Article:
Our furnished one-room apartment was unfamiliar to me. I slowly turned over and my back touched the warm body next to me. I reached out and switched on the radio to some sleepy Sunday morning music. It was December 7, 1941, right before our entry into the Second World War.
Without warning, a crackling of static interrupted, and "Japan has attacked United States," blared out.
I sat right up in bed. How could a tiny island such as Japan attack a country of such enormity as the United States? It must be a joke like the "War of the Worlds," a program by Orson Welles.
Bill awakened and drowsily said, "What's going on?"
"Pearl Harbor is being bombed by Japan," I said.
"I don't believe it," said Bill.
I turned to Bill and said, "I'm not even used to being married yet. The world can't do this to us." Stunned disbelief, anger, frustration and anxiety took over our thoughts.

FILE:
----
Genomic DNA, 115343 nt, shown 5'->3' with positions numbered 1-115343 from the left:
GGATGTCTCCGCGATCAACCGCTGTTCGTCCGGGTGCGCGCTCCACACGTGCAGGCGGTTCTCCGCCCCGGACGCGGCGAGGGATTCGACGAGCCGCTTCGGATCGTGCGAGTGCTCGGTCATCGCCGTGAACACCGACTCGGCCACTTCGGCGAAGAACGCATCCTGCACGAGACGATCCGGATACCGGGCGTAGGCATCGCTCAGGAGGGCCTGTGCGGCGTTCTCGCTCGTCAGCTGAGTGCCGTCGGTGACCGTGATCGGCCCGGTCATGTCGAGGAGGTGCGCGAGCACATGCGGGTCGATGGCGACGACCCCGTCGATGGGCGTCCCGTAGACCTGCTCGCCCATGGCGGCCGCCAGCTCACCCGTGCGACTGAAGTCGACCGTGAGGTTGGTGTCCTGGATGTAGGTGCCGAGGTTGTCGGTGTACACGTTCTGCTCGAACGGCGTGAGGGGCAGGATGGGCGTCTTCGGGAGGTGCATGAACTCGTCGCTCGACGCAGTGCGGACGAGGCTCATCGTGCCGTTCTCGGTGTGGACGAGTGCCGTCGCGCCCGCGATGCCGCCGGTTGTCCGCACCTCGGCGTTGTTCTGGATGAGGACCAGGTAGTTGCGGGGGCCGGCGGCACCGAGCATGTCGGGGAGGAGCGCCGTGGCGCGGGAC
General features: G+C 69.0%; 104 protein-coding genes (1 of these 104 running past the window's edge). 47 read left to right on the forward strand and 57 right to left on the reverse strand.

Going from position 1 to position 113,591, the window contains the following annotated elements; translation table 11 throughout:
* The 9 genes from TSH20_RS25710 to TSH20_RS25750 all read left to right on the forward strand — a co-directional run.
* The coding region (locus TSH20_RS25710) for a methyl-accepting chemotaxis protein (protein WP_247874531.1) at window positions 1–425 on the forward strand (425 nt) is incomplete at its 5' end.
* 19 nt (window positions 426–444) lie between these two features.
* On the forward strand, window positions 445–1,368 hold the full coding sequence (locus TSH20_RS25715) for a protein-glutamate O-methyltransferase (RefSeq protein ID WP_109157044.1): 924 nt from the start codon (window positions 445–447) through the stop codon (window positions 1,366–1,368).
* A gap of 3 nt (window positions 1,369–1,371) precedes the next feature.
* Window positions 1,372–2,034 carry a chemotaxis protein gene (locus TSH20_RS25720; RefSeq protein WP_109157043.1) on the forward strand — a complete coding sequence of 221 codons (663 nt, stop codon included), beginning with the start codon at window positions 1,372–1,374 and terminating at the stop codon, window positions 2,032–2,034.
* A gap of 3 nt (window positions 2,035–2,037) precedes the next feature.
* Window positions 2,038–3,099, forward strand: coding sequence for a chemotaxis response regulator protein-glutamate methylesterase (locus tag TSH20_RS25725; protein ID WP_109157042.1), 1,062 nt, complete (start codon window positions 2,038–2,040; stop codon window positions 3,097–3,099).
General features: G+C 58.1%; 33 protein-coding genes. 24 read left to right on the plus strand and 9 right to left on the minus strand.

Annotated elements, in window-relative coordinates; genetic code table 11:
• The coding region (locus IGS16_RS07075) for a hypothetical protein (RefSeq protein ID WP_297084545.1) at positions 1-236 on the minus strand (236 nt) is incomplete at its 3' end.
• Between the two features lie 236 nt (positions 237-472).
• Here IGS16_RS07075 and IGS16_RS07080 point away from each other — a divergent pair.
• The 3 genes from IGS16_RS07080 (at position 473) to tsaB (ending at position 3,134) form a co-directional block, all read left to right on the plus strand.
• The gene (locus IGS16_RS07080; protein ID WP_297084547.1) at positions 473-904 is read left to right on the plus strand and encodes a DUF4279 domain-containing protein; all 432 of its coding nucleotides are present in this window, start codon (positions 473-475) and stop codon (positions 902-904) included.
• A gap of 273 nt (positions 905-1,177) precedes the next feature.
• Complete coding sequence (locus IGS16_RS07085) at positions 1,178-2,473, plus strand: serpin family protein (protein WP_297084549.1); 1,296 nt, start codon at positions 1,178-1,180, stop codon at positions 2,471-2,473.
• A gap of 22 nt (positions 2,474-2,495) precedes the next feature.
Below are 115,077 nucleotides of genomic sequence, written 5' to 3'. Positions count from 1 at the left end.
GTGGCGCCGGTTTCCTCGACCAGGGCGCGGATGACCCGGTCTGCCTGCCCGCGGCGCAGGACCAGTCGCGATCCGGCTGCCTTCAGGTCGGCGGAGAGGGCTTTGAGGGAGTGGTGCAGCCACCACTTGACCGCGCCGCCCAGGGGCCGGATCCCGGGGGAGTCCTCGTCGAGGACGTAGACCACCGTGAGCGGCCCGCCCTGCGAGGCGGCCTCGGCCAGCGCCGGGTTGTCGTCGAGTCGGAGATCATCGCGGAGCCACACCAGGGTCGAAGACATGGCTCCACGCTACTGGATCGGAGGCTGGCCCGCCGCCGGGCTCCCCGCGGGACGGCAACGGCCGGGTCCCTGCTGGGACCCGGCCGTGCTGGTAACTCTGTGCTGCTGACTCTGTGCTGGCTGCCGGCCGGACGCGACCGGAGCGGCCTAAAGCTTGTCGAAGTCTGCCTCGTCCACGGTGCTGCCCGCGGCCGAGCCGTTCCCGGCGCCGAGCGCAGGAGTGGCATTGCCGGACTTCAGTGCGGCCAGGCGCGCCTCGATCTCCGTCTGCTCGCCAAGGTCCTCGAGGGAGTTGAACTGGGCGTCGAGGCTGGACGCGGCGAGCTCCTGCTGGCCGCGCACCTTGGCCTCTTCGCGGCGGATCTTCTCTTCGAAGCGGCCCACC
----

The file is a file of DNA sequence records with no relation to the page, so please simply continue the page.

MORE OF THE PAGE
"It can't be true," I remarked. But it was!
Ruth Carroll Foster
East Hartford, Connecticut
Back in 1955 a call went out from the editors of the then Capper’s Weekly asking for readers to send in articles on true pioneers. Hundreds of letters came pouring in from early settlers and their children, many now in their 80s and 90s, and from grandchildren of settlers, all with tales to tell. So many articles were received that a decision was made to create a book, and in 1956, the first My Folks title – My Folks Came in a Covered Wagon – hit the shelves. Nine other books have since been published in the My Folks series, all filled to the brim with true tales from Capper’s readers, and we are proud to make those stories available to our growing online community.
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